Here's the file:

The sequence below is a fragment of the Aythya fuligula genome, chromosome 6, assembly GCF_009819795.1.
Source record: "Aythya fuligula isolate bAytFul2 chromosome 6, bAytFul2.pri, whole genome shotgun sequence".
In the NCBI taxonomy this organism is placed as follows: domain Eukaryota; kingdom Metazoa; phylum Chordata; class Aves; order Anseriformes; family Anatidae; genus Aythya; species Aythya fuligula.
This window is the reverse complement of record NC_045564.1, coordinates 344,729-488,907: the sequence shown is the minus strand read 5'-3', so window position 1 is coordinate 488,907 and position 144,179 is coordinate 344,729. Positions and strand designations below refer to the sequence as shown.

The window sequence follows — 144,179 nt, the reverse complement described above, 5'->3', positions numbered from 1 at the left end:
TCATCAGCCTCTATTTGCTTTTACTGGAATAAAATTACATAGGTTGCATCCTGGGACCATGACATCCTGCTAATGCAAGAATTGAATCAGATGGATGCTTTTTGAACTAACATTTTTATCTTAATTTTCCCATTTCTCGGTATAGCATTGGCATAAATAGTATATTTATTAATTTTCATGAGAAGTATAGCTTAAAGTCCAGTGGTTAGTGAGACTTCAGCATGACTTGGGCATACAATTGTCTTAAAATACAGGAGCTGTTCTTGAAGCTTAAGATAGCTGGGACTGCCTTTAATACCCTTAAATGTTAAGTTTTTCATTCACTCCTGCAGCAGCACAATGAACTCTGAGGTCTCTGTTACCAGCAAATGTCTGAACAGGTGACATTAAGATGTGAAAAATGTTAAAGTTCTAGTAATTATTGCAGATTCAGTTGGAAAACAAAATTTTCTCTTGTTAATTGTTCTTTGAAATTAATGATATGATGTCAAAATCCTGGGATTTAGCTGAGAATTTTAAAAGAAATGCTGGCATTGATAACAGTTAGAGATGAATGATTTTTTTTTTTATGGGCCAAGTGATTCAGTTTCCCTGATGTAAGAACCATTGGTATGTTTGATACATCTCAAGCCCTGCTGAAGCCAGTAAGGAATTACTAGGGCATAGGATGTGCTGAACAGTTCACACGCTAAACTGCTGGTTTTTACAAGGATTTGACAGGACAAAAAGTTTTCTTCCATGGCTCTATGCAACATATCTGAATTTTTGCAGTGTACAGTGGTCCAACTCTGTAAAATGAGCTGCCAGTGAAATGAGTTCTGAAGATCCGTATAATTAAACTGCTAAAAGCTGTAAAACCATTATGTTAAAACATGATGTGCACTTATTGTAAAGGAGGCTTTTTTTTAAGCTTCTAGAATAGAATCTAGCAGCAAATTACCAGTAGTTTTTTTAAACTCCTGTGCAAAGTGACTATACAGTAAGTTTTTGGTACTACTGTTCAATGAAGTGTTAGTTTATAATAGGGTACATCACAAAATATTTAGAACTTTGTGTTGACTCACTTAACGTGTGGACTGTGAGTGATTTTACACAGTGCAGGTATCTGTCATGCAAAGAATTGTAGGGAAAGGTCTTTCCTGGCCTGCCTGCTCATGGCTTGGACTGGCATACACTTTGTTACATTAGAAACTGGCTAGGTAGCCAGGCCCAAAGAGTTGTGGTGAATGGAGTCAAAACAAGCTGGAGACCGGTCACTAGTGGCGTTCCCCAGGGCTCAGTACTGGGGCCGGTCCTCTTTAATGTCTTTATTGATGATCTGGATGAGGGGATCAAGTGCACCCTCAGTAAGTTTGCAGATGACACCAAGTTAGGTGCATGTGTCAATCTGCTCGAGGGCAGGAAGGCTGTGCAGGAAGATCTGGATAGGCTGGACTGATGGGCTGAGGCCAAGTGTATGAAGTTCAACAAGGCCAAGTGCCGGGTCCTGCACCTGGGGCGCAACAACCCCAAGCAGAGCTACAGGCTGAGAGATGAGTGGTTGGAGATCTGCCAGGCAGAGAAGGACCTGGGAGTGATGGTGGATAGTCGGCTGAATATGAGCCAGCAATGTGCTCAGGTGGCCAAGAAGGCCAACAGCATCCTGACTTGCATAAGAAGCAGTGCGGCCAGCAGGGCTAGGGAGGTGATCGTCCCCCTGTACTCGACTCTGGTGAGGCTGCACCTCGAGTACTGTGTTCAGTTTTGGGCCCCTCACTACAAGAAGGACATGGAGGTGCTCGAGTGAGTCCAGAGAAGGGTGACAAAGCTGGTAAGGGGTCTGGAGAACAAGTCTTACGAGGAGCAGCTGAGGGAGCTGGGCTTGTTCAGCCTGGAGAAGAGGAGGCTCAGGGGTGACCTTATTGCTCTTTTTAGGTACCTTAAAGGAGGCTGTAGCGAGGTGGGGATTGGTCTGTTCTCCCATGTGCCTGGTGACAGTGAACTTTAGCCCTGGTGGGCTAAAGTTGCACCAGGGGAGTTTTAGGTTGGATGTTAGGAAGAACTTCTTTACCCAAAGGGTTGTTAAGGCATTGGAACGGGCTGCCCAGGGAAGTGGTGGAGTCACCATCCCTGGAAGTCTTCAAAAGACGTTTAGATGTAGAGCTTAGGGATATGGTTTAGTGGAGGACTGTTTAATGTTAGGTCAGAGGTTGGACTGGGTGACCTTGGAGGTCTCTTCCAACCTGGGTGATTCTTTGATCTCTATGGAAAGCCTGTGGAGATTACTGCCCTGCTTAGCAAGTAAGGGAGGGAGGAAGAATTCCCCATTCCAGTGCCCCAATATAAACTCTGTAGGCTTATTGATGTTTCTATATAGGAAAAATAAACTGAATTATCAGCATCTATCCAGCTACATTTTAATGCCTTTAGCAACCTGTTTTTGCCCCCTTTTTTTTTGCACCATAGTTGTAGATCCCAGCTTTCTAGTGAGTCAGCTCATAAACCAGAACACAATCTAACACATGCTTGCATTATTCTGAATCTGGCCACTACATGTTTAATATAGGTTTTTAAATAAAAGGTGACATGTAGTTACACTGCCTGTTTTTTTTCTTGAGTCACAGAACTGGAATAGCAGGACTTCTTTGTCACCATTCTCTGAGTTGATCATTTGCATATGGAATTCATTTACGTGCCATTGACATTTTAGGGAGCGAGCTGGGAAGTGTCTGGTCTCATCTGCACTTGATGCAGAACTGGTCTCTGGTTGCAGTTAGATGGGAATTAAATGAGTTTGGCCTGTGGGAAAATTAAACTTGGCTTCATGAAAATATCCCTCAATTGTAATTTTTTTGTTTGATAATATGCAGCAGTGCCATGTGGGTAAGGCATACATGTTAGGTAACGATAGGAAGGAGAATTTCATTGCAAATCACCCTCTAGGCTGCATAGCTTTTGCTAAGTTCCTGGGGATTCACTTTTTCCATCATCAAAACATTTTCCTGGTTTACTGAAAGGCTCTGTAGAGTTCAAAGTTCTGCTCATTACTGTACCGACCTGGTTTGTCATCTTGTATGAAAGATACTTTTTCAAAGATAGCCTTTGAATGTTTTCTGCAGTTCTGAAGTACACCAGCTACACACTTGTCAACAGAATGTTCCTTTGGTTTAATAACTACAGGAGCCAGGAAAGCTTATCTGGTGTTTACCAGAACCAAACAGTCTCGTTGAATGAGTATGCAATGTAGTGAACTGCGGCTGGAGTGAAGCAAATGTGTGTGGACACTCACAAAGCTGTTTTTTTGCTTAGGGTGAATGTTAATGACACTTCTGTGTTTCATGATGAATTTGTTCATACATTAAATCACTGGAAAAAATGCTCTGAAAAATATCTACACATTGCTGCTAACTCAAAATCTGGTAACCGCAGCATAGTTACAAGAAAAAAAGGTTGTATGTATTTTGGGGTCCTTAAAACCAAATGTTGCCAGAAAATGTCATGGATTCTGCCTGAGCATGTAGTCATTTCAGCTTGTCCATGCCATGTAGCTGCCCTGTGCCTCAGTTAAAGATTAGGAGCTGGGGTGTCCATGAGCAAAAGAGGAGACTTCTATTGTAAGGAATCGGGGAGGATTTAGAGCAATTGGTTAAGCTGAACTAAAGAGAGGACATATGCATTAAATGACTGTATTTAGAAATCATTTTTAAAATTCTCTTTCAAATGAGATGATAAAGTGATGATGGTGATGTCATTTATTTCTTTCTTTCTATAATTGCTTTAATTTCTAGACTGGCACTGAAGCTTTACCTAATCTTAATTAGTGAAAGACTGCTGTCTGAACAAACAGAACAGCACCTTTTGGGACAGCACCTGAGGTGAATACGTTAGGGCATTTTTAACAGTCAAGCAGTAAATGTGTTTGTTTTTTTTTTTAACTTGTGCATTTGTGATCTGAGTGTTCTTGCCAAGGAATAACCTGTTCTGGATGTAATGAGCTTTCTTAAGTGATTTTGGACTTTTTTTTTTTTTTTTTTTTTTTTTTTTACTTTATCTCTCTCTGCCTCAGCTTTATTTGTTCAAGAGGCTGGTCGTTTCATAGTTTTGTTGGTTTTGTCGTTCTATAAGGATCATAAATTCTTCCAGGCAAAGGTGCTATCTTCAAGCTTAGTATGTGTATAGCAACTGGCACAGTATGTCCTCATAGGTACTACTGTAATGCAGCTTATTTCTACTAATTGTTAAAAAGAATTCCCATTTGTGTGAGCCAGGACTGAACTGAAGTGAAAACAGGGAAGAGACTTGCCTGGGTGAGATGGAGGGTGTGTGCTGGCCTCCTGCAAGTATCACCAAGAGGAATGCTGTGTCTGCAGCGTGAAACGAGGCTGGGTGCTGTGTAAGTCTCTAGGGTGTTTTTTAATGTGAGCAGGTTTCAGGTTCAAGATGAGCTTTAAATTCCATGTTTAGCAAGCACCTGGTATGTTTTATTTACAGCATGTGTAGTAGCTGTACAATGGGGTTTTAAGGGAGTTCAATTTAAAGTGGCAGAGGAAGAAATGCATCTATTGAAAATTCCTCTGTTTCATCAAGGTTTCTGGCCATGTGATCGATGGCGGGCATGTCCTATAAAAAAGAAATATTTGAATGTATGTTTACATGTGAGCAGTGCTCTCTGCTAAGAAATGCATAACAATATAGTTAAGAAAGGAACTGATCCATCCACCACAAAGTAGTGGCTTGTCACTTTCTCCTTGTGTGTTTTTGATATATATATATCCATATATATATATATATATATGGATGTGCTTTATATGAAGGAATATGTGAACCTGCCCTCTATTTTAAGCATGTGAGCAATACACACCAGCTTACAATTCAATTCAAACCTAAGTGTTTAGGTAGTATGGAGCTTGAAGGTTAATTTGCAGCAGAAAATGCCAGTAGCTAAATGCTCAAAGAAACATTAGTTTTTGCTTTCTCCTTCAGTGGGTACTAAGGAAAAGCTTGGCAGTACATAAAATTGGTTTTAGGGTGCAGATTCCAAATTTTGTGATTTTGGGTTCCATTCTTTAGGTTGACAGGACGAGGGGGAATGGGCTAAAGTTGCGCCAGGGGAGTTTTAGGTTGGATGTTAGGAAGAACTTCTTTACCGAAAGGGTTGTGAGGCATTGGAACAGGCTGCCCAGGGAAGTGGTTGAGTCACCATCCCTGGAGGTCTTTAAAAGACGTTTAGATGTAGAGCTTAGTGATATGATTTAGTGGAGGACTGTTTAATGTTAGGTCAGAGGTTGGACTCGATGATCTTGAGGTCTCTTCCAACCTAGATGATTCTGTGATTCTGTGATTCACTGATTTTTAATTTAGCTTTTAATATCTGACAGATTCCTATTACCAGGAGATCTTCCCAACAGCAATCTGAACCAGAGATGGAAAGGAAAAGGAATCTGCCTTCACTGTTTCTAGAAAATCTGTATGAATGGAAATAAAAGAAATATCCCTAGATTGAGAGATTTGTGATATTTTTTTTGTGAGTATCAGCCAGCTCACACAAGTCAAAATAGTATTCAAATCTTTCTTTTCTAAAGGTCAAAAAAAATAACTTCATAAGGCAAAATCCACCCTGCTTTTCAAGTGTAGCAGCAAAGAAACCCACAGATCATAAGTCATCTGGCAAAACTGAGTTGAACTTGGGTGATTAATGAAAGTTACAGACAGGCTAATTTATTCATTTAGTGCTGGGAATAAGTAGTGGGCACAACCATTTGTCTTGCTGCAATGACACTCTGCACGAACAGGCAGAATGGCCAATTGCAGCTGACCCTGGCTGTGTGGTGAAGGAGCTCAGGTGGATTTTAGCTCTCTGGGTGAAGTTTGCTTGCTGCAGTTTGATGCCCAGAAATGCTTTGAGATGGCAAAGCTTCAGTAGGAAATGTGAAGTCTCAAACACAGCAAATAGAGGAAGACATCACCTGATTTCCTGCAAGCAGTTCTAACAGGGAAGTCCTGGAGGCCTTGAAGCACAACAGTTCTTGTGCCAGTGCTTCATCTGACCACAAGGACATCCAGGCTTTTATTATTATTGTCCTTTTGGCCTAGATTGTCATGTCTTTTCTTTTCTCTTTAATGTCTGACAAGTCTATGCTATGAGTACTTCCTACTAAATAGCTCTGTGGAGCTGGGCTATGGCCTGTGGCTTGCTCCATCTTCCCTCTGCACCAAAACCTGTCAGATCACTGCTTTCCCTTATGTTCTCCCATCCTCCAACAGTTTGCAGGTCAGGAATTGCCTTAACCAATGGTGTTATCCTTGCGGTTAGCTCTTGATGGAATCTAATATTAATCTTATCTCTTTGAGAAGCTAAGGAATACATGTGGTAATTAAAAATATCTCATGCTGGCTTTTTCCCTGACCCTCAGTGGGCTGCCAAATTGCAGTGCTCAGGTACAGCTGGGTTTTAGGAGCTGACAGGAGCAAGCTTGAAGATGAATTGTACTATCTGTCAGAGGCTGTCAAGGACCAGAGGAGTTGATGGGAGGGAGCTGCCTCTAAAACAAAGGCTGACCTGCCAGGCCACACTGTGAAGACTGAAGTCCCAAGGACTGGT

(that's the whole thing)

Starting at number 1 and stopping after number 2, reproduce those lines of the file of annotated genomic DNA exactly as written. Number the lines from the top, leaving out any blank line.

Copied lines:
The sequence below is a fragment of the Aythya fuligula genome, chromosome 6, assembly GCF_009819795.1.
Source record: "Aythya fuligula isolate bAytFul2 chromosome 6, bAytFul2.pri, whole genome shotgun sequence".